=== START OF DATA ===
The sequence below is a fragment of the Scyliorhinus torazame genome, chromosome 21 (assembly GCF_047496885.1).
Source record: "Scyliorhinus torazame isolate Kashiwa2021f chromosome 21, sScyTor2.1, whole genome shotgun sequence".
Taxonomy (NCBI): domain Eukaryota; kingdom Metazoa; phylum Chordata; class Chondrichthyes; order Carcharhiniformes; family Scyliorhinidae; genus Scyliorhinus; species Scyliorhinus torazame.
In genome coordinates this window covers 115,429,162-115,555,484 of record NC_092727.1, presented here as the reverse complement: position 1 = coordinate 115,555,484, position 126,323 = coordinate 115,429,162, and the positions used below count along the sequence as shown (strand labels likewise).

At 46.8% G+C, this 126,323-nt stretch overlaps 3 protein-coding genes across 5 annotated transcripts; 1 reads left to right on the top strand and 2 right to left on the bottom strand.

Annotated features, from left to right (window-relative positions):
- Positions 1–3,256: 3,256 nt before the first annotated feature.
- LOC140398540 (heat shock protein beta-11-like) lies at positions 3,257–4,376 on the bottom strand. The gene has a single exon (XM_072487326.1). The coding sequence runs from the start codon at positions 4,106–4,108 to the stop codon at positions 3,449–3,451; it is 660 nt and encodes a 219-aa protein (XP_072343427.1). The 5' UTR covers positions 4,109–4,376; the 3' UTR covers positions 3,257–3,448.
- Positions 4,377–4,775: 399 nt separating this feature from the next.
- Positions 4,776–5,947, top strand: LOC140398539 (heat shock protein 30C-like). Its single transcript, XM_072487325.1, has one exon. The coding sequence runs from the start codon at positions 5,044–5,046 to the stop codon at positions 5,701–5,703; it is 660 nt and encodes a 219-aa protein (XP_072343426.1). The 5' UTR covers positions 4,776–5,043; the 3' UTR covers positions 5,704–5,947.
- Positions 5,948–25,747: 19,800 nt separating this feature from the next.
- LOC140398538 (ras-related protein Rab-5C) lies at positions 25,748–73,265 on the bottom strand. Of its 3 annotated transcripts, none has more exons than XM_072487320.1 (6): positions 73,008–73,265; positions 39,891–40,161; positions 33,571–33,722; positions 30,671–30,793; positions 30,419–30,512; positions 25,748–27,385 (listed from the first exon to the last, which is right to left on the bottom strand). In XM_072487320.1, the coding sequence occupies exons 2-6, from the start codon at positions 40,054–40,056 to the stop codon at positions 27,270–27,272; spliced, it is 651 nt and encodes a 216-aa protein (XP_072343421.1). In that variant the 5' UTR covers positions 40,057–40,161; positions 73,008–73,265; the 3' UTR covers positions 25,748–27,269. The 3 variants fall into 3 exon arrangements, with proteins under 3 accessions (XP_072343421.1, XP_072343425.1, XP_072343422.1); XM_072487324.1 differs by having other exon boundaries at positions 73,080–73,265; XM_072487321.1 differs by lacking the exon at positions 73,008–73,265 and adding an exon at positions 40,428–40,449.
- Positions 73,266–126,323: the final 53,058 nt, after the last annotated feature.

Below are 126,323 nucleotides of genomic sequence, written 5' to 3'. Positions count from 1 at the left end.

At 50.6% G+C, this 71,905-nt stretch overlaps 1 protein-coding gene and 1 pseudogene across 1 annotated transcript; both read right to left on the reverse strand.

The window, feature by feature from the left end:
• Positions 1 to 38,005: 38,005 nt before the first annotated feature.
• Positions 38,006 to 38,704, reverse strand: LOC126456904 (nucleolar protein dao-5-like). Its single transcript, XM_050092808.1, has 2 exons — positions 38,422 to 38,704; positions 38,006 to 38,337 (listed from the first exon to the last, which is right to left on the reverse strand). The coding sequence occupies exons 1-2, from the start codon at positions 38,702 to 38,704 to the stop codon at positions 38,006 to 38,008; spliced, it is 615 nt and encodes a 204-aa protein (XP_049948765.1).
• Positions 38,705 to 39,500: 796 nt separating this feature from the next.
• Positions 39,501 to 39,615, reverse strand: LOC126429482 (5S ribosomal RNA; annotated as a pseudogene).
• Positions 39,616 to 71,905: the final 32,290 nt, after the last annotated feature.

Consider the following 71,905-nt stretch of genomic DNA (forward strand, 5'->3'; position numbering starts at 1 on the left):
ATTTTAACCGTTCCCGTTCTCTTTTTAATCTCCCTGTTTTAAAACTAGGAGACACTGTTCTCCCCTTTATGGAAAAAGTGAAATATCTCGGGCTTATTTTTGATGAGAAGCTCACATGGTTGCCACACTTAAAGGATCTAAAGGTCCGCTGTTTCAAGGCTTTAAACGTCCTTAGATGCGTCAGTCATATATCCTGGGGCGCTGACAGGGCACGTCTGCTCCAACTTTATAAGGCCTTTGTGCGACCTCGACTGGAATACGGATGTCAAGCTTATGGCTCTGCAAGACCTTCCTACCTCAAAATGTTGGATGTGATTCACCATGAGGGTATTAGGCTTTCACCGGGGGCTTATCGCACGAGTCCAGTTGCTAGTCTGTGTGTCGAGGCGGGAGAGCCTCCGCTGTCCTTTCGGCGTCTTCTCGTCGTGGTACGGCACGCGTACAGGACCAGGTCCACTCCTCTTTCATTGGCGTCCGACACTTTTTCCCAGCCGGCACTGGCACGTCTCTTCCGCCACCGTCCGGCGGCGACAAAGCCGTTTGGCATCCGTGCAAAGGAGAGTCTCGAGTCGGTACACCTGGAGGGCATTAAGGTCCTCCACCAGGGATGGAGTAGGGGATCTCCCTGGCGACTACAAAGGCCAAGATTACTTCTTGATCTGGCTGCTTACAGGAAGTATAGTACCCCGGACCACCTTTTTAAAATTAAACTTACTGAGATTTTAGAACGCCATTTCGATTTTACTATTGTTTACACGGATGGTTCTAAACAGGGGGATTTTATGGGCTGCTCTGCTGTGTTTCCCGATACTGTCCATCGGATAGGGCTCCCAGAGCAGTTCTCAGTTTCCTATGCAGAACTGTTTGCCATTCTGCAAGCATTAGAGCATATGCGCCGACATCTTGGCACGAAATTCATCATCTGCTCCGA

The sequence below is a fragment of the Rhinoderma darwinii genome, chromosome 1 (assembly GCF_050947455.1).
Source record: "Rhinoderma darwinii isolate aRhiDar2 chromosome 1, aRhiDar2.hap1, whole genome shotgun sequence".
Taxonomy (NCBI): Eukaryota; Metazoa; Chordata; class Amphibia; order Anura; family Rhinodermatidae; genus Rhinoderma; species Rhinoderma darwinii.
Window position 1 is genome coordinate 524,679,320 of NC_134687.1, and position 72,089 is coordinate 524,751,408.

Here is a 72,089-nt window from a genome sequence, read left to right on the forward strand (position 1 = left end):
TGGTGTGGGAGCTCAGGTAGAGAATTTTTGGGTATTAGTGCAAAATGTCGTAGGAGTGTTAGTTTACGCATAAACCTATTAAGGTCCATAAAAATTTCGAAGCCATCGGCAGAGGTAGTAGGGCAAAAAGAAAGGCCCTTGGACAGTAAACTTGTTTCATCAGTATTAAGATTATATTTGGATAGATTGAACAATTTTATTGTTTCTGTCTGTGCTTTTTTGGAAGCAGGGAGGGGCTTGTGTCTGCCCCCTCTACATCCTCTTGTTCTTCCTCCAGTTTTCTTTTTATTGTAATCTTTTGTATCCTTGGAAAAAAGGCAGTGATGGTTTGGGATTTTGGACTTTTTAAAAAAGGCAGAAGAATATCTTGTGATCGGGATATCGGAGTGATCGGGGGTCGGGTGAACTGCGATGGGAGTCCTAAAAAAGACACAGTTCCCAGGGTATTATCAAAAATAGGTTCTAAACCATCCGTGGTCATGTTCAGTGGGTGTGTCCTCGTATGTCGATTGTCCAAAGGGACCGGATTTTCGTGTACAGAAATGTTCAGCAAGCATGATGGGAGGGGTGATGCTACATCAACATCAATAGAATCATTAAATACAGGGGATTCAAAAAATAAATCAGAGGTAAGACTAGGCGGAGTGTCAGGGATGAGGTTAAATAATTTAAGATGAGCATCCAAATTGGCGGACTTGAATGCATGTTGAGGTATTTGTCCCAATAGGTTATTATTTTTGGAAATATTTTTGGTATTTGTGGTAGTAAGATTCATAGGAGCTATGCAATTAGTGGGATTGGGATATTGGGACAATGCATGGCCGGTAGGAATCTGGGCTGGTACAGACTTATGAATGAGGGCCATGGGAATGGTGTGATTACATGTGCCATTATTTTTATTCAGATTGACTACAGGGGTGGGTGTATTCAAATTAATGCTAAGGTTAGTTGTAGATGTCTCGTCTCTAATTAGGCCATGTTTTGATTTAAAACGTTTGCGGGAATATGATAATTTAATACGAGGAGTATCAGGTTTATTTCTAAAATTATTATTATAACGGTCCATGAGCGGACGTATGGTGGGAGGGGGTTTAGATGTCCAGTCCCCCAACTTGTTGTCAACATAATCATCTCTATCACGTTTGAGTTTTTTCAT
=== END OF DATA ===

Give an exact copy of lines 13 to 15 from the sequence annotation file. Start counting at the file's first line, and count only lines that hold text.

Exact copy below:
- Positions 73,266–126,323: the final 53,058 nt, after the last annotated feature.

Below are 126,323 nucleotides of genomic sequence, written 5' to 3'. Positions count from 1 at the left end.

At 50.6% G+C, this 71,905-nt stretch overlaps 1 protein-coding gene and 1 pseudogene across 1 annotated transcript; both read right to left on the reverse strand.